Engine Cylinder Leakage
Cranking compression tests help identify cylinders that have lower pressure than the rest. The cylinder leakage test helps pinpoint the area of concern and measures the amount of leakage as a percentage.
Perform a cylinder leakage test with a cylinder leak down tester by injecting regulated shop air into the cylinder and measuring the drop in cylinder pressure.
When there is excessive cylinder leakage, begin by visually searching and listening for a leak. The valves, rings, and head gasket seal the combustion chamber. The intake valve leads to the intake manifold, and the exhaust valve leads to the exhaust tailpipe. The piston rings lead to the crankcase and the PCV valve in the valve cover. Finally, the head gasket between the head and the block seal the cylinder and the engine's cooling system.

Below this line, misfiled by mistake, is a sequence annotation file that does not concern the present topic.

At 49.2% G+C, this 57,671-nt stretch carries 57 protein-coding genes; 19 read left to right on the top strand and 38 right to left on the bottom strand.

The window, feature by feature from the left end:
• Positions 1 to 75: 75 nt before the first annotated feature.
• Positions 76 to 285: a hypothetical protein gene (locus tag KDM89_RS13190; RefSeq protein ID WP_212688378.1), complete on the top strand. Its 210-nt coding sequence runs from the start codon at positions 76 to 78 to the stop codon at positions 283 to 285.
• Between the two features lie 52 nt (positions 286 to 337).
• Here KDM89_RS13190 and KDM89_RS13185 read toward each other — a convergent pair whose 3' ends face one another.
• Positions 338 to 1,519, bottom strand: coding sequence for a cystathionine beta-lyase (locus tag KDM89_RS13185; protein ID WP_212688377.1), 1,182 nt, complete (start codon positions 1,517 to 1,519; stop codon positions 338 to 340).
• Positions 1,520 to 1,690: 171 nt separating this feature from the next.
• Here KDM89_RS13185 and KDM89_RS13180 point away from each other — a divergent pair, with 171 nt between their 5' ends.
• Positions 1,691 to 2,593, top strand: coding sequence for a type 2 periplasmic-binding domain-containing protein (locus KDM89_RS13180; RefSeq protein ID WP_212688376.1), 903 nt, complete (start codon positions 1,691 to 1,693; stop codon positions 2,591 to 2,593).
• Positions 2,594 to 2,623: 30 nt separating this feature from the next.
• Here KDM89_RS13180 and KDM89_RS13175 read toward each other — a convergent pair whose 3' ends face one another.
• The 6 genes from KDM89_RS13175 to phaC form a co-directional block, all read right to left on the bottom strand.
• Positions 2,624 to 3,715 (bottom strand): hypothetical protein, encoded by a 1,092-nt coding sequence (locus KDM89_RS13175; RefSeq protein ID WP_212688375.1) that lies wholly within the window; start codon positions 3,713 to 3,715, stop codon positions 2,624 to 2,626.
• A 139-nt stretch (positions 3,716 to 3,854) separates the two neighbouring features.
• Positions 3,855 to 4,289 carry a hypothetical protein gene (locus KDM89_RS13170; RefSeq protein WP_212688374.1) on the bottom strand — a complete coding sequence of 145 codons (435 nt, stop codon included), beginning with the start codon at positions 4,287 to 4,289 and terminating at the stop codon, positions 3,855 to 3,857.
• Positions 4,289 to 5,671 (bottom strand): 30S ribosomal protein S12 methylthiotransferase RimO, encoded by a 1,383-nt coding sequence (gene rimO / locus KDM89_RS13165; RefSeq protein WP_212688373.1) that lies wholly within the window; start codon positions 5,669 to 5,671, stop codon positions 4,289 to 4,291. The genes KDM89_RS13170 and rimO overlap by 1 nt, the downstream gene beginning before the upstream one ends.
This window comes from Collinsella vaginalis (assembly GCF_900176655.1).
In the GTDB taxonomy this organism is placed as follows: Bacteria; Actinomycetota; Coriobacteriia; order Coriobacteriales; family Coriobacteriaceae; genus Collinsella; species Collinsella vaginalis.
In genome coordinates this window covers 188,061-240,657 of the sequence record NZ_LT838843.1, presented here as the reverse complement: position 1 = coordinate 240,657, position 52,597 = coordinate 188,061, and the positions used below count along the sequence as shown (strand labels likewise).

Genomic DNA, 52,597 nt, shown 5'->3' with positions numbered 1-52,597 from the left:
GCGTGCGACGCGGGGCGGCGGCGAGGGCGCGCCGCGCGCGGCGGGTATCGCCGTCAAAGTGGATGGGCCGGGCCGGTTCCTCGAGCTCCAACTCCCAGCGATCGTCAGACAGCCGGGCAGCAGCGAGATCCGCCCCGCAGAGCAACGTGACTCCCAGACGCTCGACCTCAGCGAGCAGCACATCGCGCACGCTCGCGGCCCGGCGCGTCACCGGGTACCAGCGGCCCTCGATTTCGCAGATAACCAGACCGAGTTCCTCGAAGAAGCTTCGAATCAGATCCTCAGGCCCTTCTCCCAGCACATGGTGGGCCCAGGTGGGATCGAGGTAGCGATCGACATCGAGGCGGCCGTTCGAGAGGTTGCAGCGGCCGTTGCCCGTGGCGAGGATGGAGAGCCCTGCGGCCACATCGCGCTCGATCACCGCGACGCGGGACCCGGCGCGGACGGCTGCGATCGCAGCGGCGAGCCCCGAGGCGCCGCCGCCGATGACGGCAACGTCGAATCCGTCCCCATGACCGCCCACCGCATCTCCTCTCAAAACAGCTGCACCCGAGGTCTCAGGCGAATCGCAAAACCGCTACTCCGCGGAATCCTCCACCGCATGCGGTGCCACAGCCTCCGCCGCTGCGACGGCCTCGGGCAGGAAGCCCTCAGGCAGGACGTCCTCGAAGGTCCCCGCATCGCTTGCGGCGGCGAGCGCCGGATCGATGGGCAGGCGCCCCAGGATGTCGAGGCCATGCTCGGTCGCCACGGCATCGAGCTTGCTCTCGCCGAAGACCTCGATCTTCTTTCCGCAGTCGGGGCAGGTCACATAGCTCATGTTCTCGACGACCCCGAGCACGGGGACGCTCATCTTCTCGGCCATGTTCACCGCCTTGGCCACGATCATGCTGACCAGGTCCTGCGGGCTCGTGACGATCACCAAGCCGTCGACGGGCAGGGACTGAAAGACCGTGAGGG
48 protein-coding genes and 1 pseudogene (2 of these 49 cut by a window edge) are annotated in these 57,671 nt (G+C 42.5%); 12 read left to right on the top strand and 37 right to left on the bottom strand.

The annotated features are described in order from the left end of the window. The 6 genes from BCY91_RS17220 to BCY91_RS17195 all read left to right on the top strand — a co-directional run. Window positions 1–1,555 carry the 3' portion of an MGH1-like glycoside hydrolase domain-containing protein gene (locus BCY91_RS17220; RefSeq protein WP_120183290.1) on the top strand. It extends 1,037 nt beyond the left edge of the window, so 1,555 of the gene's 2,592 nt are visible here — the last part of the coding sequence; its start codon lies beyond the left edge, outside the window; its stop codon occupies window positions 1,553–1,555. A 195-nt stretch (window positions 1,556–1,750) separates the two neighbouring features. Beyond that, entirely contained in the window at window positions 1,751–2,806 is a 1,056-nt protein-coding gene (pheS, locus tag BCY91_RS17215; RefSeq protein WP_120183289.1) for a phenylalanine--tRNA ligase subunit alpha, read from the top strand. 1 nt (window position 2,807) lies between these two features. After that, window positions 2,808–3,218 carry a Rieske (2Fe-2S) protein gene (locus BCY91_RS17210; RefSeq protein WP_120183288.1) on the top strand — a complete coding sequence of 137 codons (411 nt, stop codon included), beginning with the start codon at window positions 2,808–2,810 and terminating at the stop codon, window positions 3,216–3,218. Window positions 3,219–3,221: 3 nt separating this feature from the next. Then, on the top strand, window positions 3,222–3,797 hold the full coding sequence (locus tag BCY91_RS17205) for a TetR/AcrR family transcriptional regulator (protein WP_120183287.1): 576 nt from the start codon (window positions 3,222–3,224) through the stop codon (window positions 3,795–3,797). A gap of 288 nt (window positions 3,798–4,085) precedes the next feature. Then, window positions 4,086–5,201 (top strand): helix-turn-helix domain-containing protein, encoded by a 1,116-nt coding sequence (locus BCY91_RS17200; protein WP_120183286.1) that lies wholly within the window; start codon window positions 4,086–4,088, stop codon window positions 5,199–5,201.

Troubleshooting Cylinder Leakage
The air-fuel charge no longer cools the intake valve with direct fuel injection. If the intake valve is not seated correctly, air escapes past the valve and into the intake manifold. It creates a hissing sound at the throttle body.
Air pressure escapes past the exhaust valve and through the tailpipe. If air is exiting through the PCV outlet, the piston rings are faulty. If air bubbles appear from the radiator neck, the head gasket (most likely), the cylinder head, or the block's deck are at fault. Always refer to the manufacturer's specifications before performing any automotive test.